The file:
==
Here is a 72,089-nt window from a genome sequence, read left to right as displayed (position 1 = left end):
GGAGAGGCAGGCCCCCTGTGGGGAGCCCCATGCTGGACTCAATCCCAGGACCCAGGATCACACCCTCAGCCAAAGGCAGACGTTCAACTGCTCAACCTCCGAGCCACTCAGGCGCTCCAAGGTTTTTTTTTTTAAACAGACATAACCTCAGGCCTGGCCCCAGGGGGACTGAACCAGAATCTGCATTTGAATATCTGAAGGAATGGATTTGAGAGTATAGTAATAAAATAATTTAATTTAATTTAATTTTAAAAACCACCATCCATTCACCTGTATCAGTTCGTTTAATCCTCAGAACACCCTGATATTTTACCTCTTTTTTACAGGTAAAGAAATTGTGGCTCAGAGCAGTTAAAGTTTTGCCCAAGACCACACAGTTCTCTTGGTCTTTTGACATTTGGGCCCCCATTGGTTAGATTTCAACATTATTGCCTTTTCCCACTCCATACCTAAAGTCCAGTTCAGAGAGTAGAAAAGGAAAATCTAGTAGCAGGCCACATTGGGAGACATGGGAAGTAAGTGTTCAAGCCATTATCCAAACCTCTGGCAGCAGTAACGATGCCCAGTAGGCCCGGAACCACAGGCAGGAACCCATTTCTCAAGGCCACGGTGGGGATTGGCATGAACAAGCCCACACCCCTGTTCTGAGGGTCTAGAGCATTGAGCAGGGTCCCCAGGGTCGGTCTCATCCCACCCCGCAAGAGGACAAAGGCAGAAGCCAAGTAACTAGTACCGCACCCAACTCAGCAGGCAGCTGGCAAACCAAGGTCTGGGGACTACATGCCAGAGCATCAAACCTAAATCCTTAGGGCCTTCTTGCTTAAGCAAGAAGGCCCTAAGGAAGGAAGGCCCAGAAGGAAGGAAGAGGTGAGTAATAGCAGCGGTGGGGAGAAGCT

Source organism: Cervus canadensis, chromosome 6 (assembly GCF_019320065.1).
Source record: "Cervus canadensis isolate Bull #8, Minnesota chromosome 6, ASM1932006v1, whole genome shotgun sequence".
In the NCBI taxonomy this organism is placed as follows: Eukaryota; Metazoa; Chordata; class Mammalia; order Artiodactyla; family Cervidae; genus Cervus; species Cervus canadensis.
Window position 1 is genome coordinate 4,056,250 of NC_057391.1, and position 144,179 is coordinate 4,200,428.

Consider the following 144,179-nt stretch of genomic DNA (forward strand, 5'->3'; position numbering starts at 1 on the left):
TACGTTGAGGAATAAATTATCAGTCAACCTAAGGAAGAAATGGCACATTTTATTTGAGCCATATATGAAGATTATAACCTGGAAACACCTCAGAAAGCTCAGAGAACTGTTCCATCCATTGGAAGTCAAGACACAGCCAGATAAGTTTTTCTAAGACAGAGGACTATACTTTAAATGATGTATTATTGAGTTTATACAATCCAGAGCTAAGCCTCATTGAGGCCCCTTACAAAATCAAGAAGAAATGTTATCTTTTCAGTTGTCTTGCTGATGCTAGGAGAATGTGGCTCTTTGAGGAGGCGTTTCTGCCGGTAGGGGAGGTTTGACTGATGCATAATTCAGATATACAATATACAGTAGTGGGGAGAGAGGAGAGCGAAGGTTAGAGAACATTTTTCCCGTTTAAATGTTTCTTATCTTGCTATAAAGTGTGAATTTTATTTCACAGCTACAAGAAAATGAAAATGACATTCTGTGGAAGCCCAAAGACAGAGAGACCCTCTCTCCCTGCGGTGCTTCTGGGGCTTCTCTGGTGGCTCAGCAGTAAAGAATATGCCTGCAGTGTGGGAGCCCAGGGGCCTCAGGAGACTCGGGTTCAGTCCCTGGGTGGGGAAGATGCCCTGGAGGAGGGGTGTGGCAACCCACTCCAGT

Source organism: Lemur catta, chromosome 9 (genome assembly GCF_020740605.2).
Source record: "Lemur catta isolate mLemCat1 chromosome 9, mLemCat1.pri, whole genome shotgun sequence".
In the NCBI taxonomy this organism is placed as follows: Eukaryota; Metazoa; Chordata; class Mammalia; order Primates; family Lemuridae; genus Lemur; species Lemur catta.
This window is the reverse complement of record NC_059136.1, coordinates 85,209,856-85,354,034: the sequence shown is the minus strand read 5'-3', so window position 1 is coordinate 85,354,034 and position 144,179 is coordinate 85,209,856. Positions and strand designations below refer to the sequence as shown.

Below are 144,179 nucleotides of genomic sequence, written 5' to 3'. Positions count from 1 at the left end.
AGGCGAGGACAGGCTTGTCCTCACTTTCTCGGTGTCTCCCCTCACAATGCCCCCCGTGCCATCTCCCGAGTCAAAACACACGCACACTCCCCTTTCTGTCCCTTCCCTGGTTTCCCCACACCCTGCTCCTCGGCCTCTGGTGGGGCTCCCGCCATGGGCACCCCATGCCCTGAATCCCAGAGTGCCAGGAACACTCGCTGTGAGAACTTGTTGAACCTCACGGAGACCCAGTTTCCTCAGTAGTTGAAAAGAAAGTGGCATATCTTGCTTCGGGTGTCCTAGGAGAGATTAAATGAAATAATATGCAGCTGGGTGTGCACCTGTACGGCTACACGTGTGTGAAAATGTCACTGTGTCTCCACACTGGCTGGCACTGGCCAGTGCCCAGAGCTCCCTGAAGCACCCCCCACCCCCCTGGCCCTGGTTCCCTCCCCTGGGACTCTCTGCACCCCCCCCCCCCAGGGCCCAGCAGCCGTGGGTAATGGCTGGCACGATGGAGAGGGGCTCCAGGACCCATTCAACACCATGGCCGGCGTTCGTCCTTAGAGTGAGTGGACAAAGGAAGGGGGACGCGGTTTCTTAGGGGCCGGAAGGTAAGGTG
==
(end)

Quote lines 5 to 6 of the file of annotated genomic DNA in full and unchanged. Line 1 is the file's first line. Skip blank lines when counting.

In the NCBI taxonomy this organism is placed as follows: Eukaryota; Metazoa; Chordata; class Mammalia; order Artiodactyla; family Cervidae; genus Cervus; species Cervus canadensis.
Window position 1 is genome coordinate 4,056,250 of NC_057391.1, and position 144,179 is coordinate 4,200,428.